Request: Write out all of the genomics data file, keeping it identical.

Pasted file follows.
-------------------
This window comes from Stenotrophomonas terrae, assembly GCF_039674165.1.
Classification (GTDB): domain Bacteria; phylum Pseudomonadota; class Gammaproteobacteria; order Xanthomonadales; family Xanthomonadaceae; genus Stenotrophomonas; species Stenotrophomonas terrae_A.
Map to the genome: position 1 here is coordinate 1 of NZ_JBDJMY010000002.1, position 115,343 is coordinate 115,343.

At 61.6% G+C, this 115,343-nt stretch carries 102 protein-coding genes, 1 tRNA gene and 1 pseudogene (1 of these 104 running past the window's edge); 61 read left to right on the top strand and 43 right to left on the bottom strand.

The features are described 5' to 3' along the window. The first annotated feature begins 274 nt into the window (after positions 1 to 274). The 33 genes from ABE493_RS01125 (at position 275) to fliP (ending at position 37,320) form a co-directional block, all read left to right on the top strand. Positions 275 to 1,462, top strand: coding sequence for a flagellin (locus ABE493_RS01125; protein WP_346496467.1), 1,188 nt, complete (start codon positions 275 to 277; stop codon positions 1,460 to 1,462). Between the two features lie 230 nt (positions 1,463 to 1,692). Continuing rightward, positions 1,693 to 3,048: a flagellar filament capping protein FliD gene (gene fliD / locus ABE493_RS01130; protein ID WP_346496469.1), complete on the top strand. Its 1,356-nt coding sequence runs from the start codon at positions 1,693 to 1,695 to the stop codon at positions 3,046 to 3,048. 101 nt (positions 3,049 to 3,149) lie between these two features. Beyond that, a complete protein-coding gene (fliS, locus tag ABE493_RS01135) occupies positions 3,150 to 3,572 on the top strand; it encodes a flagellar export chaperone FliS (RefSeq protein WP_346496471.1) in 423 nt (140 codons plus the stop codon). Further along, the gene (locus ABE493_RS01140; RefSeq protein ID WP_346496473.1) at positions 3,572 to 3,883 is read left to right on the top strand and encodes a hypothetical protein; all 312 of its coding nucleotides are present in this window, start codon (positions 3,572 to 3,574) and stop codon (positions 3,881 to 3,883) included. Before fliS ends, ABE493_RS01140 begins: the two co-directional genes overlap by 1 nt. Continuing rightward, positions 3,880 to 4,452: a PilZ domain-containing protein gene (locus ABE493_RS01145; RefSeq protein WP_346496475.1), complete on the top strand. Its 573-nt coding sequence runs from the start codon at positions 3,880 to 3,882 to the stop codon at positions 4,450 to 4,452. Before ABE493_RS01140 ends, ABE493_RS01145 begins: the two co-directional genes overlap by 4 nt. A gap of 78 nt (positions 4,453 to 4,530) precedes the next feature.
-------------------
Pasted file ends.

This window comes from Stenotrophomonas terrae, assembly GCF_039674165.1.
Classification (GTDB): domain Bacteria; phylum Pseudomonadota; class Gammaproteobacteria; order Xanthomonadales; family Xanthomonadaceae; genus Stenotrophomonas; species Stenotrophomonas terrae_A.
Map to the genome: position 1 here is coordinate 1 of NZ_JBDJMY010000002.1, position 115,343 is coordinate 115,343.

At 61.6% G+C, this 115,343-nt stretch carries 102 protein-coding genes, 1 tRNA gene and 1 pseudogene (1 of these 104 running past the window's edge); 61 read left to right on the top strand and 43 right to left on the bottom strand.

The features are described 5' to 3' along the window. The first annotated feature begins 274 nt into the window (after positions 1 to 274). The 33 genes from ABE493_RS01125 (at position 275) to fliP (ending at position 37,320) form a co-directional block, all read left to right on the top strand. Positions 275 to 1,462, top strand: coding sequence for a flagellin (locus ABE493_RS01125; protein WP_346496467.1), 1,188 nt, complete (start codon positions 275 to 277; stop codon positions 1,460 to 1,462). Between the two features lie 230 nt (positions 1,463 to 1,692). Continuing rightward, positions 1,693 to 3,048: a flagellar filament capping protein FliD gene (gene fliD / locus ABE493_RS01130; protein ID WP_346496469.1), complete on the top strand. Its 1,356-nt coding sequence runs from the start codon at positions 1,693 to 1,695 to the stop codon at positions 3,046 to 3,048. 101 nt (positions 3,049 to 3,149) lie between these two features. Beyond that, a complete protein-coding gene (fliS, locus tag ABE493_RS01135) occupies positions 3,150 to 3,572 on the top strand; it encodes a flagellar export chaperone FliS (RefSeq protein WP_346496471.1) in 423 nt (140 codons plus the stop codon). Further along, the gene (locus ABE493_RS01140; RefSeq protein ID WP_346496473.1) at positions 3,572 to 3,883 is read left to right on the top strand and encodes a hypothetical protein; all 312 of its coding nucleotides are present in this window, start codon (positions 3,572 to 3,574) and stop codon (positions 3,881 to 3,883) included. Before fliS ends, ABE493_RS01140 begins: the two co-directional genes overlap by 1 nt. Continuing rightward, positions 3,880 to 4,452: a PilZ domain-containing protein gene (locus ABE493_RS01145; RefSeq protein WP_346496475.1), complete on the top strand. Its 573-nt coding sequence runs from the start codon at positions 3,880 to 3,882 to the stop codon at positions 4,450 to 4,452. Before ABE493_RS01140 ends, ABE493_RS01145 begins: the two co-directional genes overlap by 4 nt. A gap of 78 nt (positions 4,453 to 4,530) precedes the next feature.